Northamptonshire County Council struggling to match Government promise to replace properties sold via Right To Buy, data suggests

Council-managed homes in Northampton are being sold but not replaced despite a Government promise to do so made in 2012.

Monday, 27th November 2017, 6:14 pm
Updated Wednesday, 6th December 2017, 2:29 pm
Northampton's housing stock has declined in the last five years.

Northampton County Council’s social housing stock, managed by Northampton Partnership Homes, has steadily decreased over the last five years even though the Government pledged to replace one-for-one any council properties sold via the national Right To Buy scheme.

Government figures show there were 12,100 properties under the authority’s management in Northampton in 2012. In November 2017, the tally stands at 11,586, a loss of 514.

Right To Buy gives council house tenants and some housing associations the opportunity to buy the property at a discount price.

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Housing campaigner Norman Adams

As part of the agreements which helped form the 2012 coalition Government, a pledge to replace each property sold via the Right To Buy scheme with a new home was made - in other words for every house sold, one would be built.

However, it is not clear whether this means a four-bed house would be replaced with a similar sized one or a smaller property.

A Freedom of Information request revealed that 521 properties have been sold by the council since the first quarter of 2012-13.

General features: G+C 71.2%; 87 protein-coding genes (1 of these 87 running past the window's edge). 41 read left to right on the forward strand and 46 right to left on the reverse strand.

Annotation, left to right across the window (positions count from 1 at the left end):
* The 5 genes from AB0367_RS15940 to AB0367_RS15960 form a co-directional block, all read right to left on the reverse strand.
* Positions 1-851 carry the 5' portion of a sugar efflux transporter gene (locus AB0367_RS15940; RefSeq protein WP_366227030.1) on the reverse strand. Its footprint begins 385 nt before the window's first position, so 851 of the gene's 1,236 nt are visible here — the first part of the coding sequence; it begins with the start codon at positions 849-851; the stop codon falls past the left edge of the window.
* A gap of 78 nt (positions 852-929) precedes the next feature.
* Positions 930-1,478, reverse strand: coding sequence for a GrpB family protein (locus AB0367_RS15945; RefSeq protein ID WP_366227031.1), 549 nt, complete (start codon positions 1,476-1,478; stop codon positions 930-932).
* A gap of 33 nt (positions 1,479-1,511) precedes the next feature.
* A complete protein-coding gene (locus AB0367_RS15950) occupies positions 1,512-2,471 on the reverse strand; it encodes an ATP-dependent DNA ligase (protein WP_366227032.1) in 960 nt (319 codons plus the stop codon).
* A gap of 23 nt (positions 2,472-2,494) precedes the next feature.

Of those sold more than 80 per cent were family homes: 199 were two-bed homes, 219 were three-beds, 16 were four-beds and four were five-beds.

Housing campaigner Norman Adams

In the same time period, construction on around 20 per cent of that overall number begun. In September 2016, National Audit Office data showed the Government was struggling nationally to match its pledge.

Housing campaigner Norman Adams said: “The most concerning is since 2012 the Government said they would replace the houses one-for-one… that’s not happened.

“We have got thousands of people on the housing list. They are farming the properties out to the private sector.

“Luckily I’m over 70 and I am settled. I wouldn’t want to be in my 30s now trying to start a family, it’s difficult.

He added: “Housing has changed so much. When I was young you could get a council house and you didn’t have to wait that long.

“Their grandchildren have it a damned sight harder.”